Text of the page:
Havana, Oct 25 (EFE).- Immigration, academic-scientific exchange, logistics, trade and assistance in natural disasters are some of the issues on which Cuba and the United States have moved closer this year, although they are still far from a so-called “thaw.”
The latest example of the intensification of bilateral relations is the Cuba-United States Business Forum, which kicks off on Wednesday in Havana, an initiative that has not been held since 2016, when it was a clear move by then-Presidents Raul Castro and Barack Obama to foster closer ties.
There have been other gestures and signals made in both directions in recent times, experts agree, nevertheless acknowledging the historic distance between the two countries since the 1959 triumph of the Cuban Revolution and the division of the world into competing and mutually antagonistic blocs during the Cold War.
US Secretary of State Antony Blinken earlier this month said that Washington was ready to review whether Cuba deserves to be kept on the list of countries deemed to be sponsors of terrorism, an important obstacle to US investment on the communist island.
Recently, Cuban Foreign Minister Bruno Rodriguez urged “holding a dialogue” on the “basis of equality and mutual respect,” adding that “This year is an opportune time to normalize relations.”
The current occupant of the White House, Joe Biden, in May eliminated some of the sanctions on Cuba imposed by his predecessor, Donald Trump, including the limits on remittances and on commercial flights to the island to cities other than Havana.
Nevertheless, most of the measures included in the decades-long US embargo on Cuba remain in place, a critical ongoing issue for the Cuban government, which has just launched a campaign titled “Better without the blockade.”
In the opinion of Cuban sociologist Rafael Hernandez, an expert on bilateral relations, “the search for an agreement” is “logical” at this complex time and would receive the support of the international community.
“Political will is the only thing lacking. Nothing more or less,” he said in an interview with EFE in which he warned about potential US double-dealing.
The reference point for Hernandez is Obama and Castro’s “thaw,” those 25 months between late 2015 and early 2018 during which relations appeared to be on the so-called “road to normalization.”
It was a “smart” move, receiving government support on both sides of the Florida Strait and which benefited the two nations in multiple areas, he said. During that period, 23 bilateral accords were signed.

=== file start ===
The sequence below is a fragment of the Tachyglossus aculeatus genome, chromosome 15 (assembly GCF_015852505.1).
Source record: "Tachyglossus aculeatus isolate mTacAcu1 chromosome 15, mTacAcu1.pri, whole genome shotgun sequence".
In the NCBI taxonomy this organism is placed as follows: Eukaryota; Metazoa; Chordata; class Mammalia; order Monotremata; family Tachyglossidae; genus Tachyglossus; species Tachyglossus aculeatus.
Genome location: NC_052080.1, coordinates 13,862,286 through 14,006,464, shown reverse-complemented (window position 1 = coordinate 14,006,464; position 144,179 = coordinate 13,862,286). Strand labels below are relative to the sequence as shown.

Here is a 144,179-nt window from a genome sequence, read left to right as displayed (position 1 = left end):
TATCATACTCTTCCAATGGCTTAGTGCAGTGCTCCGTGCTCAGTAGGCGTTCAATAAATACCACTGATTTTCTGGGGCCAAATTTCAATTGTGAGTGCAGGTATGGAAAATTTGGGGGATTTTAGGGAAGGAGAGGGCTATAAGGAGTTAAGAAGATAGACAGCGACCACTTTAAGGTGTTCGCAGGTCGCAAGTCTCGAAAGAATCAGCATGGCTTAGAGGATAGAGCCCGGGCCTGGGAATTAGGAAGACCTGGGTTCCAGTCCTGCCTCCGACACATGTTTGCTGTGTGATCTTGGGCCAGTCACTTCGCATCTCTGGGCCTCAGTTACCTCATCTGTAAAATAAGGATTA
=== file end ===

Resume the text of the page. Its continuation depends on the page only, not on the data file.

“It’s about resuming a dialogue at the point where it was left and trying to reactivate the accords which had been reached. Not suddenly changing things, (but rather) returning to the point where we were,” he said.
Analyst William LeoGrande warned, meanwhile, in remarks to EFE that “Cuba remains a controversial issue in the internal politics of the US” and that “with the mid-term elections just around the corner, the White House will not want to do anything to endanger the chances of Democrats in Florida.”
He also said that Biden has made human rights and democracy “a central element of his foreign policy,” and thus he can show himself to be “reluctant to enter into warm relations” with Havana after the repression of anti-government demonstrations on the island.
Among the recent bilateral contacts has been the donation of 100 complete sets of personal protective equipment that the US Agency for International Development (USAID) is delivering to Cuba because of the serious industrial fire that in August destroyed a fuel depot in Matanzas, killing 17 people.
In addition, USAID recently allocated $2 million to helping island residents affected by Hurricane Ian, which lashed western Cuba in September, killing three people and damaging 100,000 homes and 21,000 hectares (about 53,000 acres) of crops.
Cuba, which in the past has accused USAID of financing dissident groups on and outside the island, has confirmed the shipment of the equipment and thanked the agency for the hurricane aid, which will be channeled via the International Red Cross.
These activities come during a fiscal year (October 2021-September 2022) in which record numbers of migrants have been trying to reach the US – particularly Cubans – and illegal migration has become a key US foreign policy issue.
According to US Customs and Border Protection, 224,607 illegal Cuban migrants have been intercepted during this period.
The exodus of Cubans has already marked the bilateral immigration dialogue last April in Washington, another mechanism reactivated by the Biden administration after Trump suspended it in 2018.